It's an Asian corporation that understands Asia, is Asian, and is being run by Americans who have their own world view. The next thing is that investment in India, in China, in Asia is going to increase dramatically. Where will all the Arab money go now? They don't want to invest in the US. Europe is not offering great investment opportunities. Where is the investment opportunity? Asia! One of the things Mr Bush has done is accelerate this process. Through the Iraq war he has created a divide and that divide will only help Asia. That's what we saw in Cancun when all the Asian economies got together and Brazil joined in. I don't think it would have been possible if Iraq hadn't happened. That's my guess.

The big business opportunity now is for this big Asian corporation, or corporations, to come in and take a long-term view and see that if 70 per cent of the growth in revenues from the entertainment, infotainment, media business is coming from Asia, are we looking at out of US$1.3 trillion, at least $700 billion coming from Asia? If there is a $700 billion future market, how much of that comes from India? Can India take 30 per cent of that? Are we then talking about a $200 billion business that can come out of India?.................................

As a government, as a society back in India, what can we do about this impending change?

We need strategies to take advantage of this. We have to decide which city will become the centre of media in the next 10 years. Because if you are not careful it will be Shanghai. Could it be Mumbai or another Indian city? I think the corporations must start investing.

What we don't have now is structure. The growth is happening in unstructured movement. It's boiling consumer demand and attitude that's pushing it without anyone at the top understanding what's happening. Nobody is pulling it. There's a push factor happening on its own, there's no pull factor. A pull factor that can happen with a large strategy and a corporation saying, 'If we set this, this, this up, and then open the floodgates, we are ready for a catchment area, we are ready to direct this place.' So basically what it needs is large investment, strategy, co-ordination. I have talked about this at the World Economic Forum, Indian film forums and I've talked to the Indian government, which totally agrees with me.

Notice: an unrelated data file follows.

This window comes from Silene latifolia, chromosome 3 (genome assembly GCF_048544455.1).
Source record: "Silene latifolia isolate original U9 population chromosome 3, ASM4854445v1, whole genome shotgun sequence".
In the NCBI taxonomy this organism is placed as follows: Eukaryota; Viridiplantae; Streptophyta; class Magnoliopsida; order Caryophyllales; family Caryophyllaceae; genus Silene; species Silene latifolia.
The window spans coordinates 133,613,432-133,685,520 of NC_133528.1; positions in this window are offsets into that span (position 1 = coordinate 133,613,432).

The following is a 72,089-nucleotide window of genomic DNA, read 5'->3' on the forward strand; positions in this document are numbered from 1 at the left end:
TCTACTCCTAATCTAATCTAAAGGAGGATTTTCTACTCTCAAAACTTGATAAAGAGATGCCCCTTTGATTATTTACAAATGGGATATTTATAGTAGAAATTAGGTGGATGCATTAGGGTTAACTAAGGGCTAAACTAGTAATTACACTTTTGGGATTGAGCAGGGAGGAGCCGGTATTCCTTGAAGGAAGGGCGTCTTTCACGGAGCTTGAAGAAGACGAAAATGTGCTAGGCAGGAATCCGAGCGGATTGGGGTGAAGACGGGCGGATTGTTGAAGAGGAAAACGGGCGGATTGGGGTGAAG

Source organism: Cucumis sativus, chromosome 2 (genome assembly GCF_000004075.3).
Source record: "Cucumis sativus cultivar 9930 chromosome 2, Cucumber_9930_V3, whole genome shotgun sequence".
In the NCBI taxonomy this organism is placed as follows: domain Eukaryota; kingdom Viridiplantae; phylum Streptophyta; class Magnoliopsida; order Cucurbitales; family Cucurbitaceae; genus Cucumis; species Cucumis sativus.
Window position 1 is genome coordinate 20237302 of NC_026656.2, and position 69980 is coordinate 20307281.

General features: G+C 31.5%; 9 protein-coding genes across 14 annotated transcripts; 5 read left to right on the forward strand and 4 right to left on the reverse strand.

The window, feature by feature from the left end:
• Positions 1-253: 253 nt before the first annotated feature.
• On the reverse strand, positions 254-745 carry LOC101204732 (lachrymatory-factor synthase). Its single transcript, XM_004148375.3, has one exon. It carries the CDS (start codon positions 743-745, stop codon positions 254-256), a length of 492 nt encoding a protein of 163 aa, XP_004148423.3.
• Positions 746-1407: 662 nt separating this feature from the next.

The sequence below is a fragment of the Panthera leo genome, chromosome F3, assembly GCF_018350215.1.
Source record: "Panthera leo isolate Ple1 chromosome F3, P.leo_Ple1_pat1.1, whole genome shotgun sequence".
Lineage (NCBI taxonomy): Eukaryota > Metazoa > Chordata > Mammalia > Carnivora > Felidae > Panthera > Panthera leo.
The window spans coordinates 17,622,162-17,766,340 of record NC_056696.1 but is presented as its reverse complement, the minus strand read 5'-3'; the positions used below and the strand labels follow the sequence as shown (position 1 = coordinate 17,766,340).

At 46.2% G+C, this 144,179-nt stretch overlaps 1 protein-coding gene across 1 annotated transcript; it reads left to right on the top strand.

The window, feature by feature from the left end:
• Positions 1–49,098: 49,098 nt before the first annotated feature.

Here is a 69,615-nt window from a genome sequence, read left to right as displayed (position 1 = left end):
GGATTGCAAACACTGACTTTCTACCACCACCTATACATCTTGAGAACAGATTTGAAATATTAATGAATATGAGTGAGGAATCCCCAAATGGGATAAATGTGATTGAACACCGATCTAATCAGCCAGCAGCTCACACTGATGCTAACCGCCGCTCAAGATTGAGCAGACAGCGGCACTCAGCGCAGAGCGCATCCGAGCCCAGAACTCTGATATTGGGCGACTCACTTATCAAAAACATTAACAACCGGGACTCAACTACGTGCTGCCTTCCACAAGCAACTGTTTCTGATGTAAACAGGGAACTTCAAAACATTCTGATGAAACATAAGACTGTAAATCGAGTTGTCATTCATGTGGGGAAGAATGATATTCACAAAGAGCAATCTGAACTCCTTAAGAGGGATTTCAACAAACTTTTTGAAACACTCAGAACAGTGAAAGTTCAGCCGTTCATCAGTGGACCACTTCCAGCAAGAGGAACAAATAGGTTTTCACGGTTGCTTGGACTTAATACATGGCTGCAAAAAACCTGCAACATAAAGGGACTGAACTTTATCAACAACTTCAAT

This is superpower stuff?

Yes. Look, when you sell American culture, what follows? McDonald's.We don't buy McDonald's because we love McDonald's. It's because we aspire to a lifestyle. We buy Levi's because it's American culture. You buy McDonald's because it's American culture. Tourism follows.

The Lord of the Rings increased New Zealand tourism by 30 per cent. Go ahead 10 years and see how everything Asian and Indian could become popular.Indian lifestyles, Asian lifestyles, could become popular because this is where everything will be marketed. It will be Indian glamour programmes like The Bold and The Beautiful with Indian models and the Indian scene. Sex and the City will be Indian. It will be watched in New York, that's what will happen.

The Amitabh Bachchan 20 years from now will be a major megastar worldwide, possibly the world's biggest star. That's what's going to happen. Gucci and all these others won't be the big brands, the big brands will be Asian.You'll have an Indian brand that sells all over the world, Indian designers, Indian models, everything Indian or Asian. But you need structure for all that. Because if you don't, Western corporations will try and profit. Trust me, they know about this, they understand it, but they don't know what to do about it. Their attitude is, it's a market for them. I'm saying, 'No, they are a market for us.' There is the big difference and if you can do it in the entertainment business, all businesses follow, attitudes change.

In summary, are you saying the Asia century is upon us and the defining issues of fashion, lifestyle, entertainment will all follow ?

Yes, because attitudes change.
Source: Rediff.com

More on China and Commodities

The inflation in commodity prices caused by China growth continues. Remember we in the OECD are also dependent on the terms of trade:

Xinhua state information agency reported that China has maintained a "basic balance" between supply and demand for major agricultural products since the late 1990s. Yet, national grain production is down for the fifth consecutive year, say experts. Inflation and decreasing grain reserves are worrisome.

The explosive demand for commodities in China has caused prices to rocket also at global level. Imports of grains and oil-seeds have doubled compared with last year. National grain production is down again for the fifth year consecutively. This year in particular, yields of all three major crops; wheat, rice and corn have dropped. Total national grain output is expected to fall below 450 million tons. If the trend does not change, it could result in a shortage by 2005, said the China daily on Thursday.